Intragenomic conflict in Drosophila: meiotic drive and satellite DNA

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Wednesday, March 15, 2017 4:00pm - 5:00pm
Watson CIT - SWIG Boardroom (CIT241)

Dr. Amanda Larracuente
Assistant Professor, Department of Biology - University of Rochester

Intragenomic conflict in Drosophila: meiotic drive and satellite DNA

 Meiotic drivers subvert the fairness of meiosis to bias their transmission to the next generation while often causing some harm to their hosts. These selfish genetic elements create conflict in the genome. The topic of this talk involves one of the most well studied meiotic drive systems—Segregation Distorter (SD) of Drosophila melanogaster. SD is an autosomal selfish gene complex that kills wild type sperm bearing sensitive alleles of its target—a large block of pericentromeric satellite repeats called Responder. Sperm die through a post-meiotic defect in chromatin condensation. We will discuss the conflict surrounding SD from two perspectives: the origin and evolution of the selfish gene complex and the evolution of the target. We use methods in short and long read sequencing to study the structure of, and patterns of variation in, SD and Responder. These techniques also make it possible to study Responder activity, which may lend insight into the molecular mechanism of drive.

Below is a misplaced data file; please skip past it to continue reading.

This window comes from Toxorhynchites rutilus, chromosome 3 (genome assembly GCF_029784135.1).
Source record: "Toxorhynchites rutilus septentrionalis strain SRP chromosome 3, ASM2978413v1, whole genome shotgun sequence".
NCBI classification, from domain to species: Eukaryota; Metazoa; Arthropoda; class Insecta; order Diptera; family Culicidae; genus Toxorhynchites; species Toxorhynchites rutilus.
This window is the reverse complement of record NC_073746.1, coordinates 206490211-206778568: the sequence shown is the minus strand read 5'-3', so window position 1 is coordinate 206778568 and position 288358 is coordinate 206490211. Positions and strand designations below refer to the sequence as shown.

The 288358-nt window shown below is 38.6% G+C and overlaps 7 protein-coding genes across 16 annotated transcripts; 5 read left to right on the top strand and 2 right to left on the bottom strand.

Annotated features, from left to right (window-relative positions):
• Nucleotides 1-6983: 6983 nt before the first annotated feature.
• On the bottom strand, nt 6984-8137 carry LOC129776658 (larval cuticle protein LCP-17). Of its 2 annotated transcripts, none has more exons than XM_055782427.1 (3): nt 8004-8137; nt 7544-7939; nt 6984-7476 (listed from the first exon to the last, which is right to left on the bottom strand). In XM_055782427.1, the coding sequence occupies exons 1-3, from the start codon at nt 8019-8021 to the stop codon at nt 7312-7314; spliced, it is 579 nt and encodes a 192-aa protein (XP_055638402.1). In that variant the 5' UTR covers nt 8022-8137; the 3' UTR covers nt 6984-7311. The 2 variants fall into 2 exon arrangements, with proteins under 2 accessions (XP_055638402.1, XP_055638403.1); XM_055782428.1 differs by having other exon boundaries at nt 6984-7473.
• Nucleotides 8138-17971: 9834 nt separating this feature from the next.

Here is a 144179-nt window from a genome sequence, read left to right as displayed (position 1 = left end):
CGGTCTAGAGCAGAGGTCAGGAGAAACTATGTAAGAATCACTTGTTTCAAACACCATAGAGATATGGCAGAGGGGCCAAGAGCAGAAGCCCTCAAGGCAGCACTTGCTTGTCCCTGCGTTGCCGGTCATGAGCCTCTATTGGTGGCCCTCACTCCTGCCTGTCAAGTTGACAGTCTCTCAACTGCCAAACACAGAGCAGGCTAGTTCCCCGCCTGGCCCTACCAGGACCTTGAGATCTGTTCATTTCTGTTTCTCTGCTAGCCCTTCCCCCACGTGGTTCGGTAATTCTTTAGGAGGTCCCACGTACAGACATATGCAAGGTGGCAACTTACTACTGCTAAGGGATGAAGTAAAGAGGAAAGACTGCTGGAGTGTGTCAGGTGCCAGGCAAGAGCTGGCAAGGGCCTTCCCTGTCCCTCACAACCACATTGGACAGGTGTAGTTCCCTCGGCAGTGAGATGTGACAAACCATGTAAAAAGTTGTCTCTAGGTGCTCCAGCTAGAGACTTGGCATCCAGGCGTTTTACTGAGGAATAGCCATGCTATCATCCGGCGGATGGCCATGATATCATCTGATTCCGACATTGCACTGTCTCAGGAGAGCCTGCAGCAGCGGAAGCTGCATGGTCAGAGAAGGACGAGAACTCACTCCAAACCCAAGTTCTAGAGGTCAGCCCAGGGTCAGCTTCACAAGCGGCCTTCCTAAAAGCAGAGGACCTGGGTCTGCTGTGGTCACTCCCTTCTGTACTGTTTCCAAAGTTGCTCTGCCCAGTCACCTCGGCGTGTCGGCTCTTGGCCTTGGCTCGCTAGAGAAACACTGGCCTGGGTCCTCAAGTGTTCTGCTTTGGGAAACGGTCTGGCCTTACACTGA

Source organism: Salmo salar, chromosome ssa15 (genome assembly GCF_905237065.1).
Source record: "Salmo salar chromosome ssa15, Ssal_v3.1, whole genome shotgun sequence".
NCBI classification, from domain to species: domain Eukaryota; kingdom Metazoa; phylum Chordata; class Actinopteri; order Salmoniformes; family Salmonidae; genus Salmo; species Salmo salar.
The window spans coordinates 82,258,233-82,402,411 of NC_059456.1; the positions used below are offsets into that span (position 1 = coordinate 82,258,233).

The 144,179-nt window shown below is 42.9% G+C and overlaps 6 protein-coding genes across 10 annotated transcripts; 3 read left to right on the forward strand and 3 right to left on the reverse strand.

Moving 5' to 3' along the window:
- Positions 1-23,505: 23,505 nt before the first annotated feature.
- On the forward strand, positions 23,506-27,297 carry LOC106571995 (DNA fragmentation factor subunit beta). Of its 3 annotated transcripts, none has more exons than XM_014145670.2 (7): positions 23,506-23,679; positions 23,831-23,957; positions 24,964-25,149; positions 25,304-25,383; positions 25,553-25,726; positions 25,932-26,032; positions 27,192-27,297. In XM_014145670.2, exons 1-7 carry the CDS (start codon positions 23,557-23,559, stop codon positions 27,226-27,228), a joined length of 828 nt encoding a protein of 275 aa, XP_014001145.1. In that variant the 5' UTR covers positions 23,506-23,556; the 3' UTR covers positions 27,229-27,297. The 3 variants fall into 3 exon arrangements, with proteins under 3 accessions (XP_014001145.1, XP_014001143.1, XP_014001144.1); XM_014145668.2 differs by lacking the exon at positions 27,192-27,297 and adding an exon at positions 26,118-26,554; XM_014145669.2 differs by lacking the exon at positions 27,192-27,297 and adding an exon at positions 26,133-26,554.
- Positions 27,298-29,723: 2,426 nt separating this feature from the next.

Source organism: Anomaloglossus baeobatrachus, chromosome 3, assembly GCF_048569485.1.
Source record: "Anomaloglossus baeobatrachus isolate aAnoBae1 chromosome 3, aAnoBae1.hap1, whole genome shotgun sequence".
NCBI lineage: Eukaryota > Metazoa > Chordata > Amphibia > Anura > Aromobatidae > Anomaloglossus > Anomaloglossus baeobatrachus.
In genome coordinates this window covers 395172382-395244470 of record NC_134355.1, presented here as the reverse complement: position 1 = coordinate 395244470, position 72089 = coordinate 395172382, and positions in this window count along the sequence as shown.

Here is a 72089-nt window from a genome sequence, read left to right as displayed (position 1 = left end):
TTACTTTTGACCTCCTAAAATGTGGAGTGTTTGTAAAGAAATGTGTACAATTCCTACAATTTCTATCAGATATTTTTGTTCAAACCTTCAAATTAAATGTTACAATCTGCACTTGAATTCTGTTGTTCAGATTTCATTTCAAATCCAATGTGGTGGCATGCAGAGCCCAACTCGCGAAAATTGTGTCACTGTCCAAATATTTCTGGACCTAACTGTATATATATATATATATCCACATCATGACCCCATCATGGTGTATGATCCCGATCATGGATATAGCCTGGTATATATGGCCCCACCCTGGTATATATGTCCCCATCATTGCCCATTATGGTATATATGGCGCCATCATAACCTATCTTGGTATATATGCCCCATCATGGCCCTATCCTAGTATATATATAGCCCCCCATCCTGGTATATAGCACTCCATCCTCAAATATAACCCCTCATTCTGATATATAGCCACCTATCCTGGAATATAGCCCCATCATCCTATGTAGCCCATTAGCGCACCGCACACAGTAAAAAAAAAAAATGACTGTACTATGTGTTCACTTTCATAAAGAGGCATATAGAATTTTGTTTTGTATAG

Hosted by Erica Larschan